followed by125I-protein A (Dupont). Blots were then washed with TBST and
exposed to Kodak XAR film at ?70°C. For immunoprecipitations, cell lysates
were clarified by centrifugation for 20 min at 10,000 ? g at 4°C, and 1,800 ?g of
cell lysate protein was incubated for 2 h at 4°C with selected antibodies and then
with 100 ?l of protein A-Sepharose (Pharmacia) for 30 min at 4°C. The immune
complexes were collected by centrifugation, washed three times with lysis buffer,
boiled for 5 min in SDS sample buffer, and then subjected to electrophoresis and
immunoblotting as described above.
In vitro binding assays. To evaluate SHP-1 or c-Kit binding to GST–c-Kit or
GST-SHP1 fusion proteins, protein lysates prepared from 1,800 ?g of EL4 or
SCF-treated HEL cells were incubated at 4°C for 2 h with 5 ?g of fusion protein
immobilized on glutathione-Sepharose beads. After several washes in lysis buffer,
complexes were resuspended in sample buffer, boiled, and analyzed by SDS-
polyacrylamide gel electrophoresis (SDS-PAGE) and immunoblotting with ei-
ther anti-SHP-1 or anti-c-Kit antibodies and125I-protein A.
Peptide competition. The following peptides encompassing tyrosine sites
within the juxtamembrane region of c-Kit were synthesized in the tyrosine-
phosphorylated and unphosphorylated states (Ottawa Regional Cancer Center):
peptide 1 (VLTpYKpYLQKPMK) and peptide 2 (VLTpYKYLQKPMK), which
correspond to residues 541 to 552; peptide 3 (KPMpYEVQWKVVE), repre-
senting residues 549 to 560; and peptide 4 (GNNpYVpYIDPTQK), peptide 5
(GNNpYVYIDPTQK), and peptide 6 (GNNYVpYIDPTQK), which encompass
residues 564 to 575 of the c-Kit juxtamembranous region. For competition
studies, EL4 cell lysates (1,800 ?g) were incubated with 5 ?g of GST–c-Kit-
juxtamembrane fusion protein in the presence of either 10 ?M each peptide,
various amounts of peptide 4, or 10 ?M peptide 4 preincubated with antiphos-
photyrosine antibodies. Protein complexes were washed four times and then
subjected to SDS-PAGE followed by immunoblotting with anti-SHP-1 antibody.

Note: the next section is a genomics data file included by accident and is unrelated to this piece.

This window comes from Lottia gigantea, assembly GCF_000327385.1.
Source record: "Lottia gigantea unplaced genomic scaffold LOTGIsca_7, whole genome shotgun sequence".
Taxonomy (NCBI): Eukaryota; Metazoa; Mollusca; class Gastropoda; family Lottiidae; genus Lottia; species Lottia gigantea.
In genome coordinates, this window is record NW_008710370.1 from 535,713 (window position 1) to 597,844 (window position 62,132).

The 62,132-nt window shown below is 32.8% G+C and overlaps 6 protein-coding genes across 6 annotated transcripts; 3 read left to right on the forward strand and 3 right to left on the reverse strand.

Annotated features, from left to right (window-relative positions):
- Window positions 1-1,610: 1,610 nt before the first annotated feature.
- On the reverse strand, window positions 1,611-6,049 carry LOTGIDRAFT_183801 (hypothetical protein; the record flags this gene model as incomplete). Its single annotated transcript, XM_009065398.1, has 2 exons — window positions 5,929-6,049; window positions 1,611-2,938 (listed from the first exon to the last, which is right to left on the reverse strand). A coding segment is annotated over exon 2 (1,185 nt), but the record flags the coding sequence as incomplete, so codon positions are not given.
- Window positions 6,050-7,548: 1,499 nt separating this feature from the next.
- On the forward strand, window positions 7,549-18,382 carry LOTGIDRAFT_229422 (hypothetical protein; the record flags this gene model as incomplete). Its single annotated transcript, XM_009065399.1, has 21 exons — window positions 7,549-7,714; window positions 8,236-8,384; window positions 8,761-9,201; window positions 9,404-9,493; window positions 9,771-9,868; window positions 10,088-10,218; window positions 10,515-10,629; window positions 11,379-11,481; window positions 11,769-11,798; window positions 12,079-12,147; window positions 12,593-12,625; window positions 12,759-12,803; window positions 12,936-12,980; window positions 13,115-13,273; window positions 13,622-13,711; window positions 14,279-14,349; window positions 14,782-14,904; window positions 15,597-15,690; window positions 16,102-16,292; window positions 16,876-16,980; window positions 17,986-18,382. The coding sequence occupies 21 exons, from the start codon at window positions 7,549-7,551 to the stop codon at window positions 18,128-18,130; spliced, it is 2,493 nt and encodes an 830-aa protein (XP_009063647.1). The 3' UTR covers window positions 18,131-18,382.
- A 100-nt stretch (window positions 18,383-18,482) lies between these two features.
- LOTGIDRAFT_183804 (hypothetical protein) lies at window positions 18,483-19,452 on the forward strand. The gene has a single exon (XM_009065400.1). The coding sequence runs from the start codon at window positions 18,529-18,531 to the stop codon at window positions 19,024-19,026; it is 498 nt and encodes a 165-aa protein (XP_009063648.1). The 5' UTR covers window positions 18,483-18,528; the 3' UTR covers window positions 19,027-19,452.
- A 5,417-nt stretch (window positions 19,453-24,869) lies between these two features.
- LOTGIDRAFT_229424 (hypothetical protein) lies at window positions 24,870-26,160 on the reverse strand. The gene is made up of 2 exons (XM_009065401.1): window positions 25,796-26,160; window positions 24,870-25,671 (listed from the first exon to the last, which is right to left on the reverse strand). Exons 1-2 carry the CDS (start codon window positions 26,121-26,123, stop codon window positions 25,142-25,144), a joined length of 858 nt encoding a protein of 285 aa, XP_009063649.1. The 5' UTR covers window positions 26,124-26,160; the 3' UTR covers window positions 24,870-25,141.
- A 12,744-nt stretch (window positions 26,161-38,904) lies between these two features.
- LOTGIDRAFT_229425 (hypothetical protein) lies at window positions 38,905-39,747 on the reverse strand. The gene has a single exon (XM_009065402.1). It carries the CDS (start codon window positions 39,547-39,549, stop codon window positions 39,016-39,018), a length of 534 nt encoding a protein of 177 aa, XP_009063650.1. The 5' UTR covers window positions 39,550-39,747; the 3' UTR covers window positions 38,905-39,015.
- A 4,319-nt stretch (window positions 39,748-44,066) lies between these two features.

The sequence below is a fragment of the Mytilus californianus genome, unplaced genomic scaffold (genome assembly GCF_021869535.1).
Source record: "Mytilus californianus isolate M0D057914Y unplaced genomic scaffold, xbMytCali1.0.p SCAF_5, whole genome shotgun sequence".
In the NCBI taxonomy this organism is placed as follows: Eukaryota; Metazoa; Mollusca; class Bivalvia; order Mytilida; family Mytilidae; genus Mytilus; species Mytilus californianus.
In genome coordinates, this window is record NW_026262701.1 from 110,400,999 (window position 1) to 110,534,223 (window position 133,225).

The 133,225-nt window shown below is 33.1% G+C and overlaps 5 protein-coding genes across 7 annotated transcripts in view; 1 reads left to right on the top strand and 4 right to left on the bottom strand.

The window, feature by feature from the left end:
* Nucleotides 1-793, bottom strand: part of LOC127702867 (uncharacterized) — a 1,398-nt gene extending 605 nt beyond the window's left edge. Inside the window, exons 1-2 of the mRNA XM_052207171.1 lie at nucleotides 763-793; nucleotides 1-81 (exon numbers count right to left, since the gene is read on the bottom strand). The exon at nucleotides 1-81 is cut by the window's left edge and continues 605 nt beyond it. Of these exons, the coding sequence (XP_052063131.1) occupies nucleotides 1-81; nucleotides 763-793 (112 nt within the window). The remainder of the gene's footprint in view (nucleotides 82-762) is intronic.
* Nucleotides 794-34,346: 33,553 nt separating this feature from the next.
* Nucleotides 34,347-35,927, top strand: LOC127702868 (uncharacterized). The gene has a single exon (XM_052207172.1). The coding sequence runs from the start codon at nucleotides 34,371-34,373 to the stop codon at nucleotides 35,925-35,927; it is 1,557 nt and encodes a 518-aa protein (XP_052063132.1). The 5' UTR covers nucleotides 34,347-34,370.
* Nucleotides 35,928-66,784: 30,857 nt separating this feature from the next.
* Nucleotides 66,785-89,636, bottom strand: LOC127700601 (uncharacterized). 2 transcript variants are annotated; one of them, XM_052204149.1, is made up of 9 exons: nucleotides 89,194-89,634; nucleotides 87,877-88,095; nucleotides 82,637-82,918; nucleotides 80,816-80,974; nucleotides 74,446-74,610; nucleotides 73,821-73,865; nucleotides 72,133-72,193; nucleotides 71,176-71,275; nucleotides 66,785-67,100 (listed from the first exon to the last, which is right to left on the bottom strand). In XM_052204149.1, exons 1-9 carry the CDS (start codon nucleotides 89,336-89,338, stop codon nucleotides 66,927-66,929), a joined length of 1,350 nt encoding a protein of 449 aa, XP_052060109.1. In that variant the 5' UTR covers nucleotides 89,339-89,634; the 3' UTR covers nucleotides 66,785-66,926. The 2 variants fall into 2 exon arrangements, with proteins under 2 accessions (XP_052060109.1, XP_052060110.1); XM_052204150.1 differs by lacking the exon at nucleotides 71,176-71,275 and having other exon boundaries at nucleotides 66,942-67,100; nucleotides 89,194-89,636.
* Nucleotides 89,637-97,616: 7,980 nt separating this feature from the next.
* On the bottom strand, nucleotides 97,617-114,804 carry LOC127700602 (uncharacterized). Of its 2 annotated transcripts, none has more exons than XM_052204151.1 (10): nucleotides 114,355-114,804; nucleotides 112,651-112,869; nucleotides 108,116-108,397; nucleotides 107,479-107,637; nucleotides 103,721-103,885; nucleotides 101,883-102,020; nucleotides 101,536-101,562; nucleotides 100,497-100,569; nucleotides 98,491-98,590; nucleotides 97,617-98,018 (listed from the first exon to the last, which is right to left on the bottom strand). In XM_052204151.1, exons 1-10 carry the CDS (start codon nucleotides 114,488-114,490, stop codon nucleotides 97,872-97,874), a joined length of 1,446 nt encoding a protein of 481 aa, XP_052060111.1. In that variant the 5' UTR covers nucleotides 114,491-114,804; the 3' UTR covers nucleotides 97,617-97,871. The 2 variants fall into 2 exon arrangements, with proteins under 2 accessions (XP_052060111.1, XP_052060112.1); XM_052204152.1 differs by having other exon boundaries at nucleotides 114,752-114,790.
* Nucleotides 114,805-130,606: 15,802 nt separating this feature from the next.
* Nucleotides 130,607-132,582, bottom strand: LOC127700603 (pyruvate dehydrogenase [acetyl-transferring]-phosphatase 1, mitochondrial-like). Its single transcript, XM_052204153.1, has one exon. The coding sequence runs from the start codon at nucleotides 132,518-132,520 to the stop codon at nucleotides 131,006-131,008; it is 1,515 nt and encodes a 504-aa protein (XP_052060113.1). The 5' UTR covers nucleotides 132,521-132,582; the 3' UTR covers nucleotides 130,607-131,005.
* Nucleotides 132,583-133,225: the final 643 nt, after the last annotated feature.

Direct binding of SHP-1 to synthetic phosphopeptides. Synthetic phosphopep-
tides 3 and 4 were coupled to NHS-Sepharose beads (Pharmacia) as recom-
mended by the manufacturer, and the immobilized peptides were then individ-
ually mixed with EL4 cell lysate. Following four washes, the proteins were
resolved by SDS-PAGE and blotted with anti-SHP-1 antibodies.
SHP-1 binding to the c-Kit receptor is enhanced following
SCF stimulation. To extend previous data indicating the ca-
pacity of SHP-1 to associate with c-Kit in SCF-treated Mo7e
cells (54), binding of SHP-1 to c-Kit was investigated in four
cell lines known to express high levels of c-Kit receptor and to
proliferate in response to SCF stimulation. These included
Mo7e cells, HEL cells, Ba/F3 pro-B cells engineered to express
c-Kit receptors (Ba/F3-Kit), and FMA3 cells (a cell line which
contains a constitutively active form of c-Kit). As shown in Fig.
1A, anti-SHP-1 immunoblotting analysis of anti-c-Kit immu-
noprecipitates derived from each of the four lines under study
revealed coimmunoprecipitation of SHP-1 with c-Kit in both
resting and stimulated cells and confirmed previous data sug-
gesting that the association of these molecules is increased in
conjunction with SCF stimulation (Fig. 1A). The c-Kit protein
was also detected in anti-SHP-1 immunoprecipitates from
FIG. 1. Increases in association and tyrosine phosphorylation of SHP-1 and c-Kit following SCF stimulation. Cell lysates were prepared from unstimulated (?) and
SCF (100 ng/ml)-treated Mo7e, FMA3, and HEL cells and from Ba/F3 cells stably expressing the full-length wild-type c-Kit cDNA (Ba/F3-Kit). (A) Protein lysates
(1,800 ?g) prepared from unstimulated or SCF-stimulated Mo7e, Ba/F3-Kit FMA3, and HEL cells were immunoprecipitated (Ip) with anti-c-Kit antibody, and the
immune complexes were subjected to SDS-PAGE, immunoblotting with anti-SHP-1 antibody, and visualization with125I-protein A. Ba/F3 total cell lysate protein (500
?g) was included as a control for SHP-1 expression. (B) Cell lysate proteins (1,800 ?g) prepared from unstimulated or SCF-stimulated Mo7e and HEL cells were
immunoprecipitated with anti-SHP-1 antibody, and the immunoprecipitated and cell lysate proteins (500 ?g) were resolved by SDS-PAGE and immunoblotted with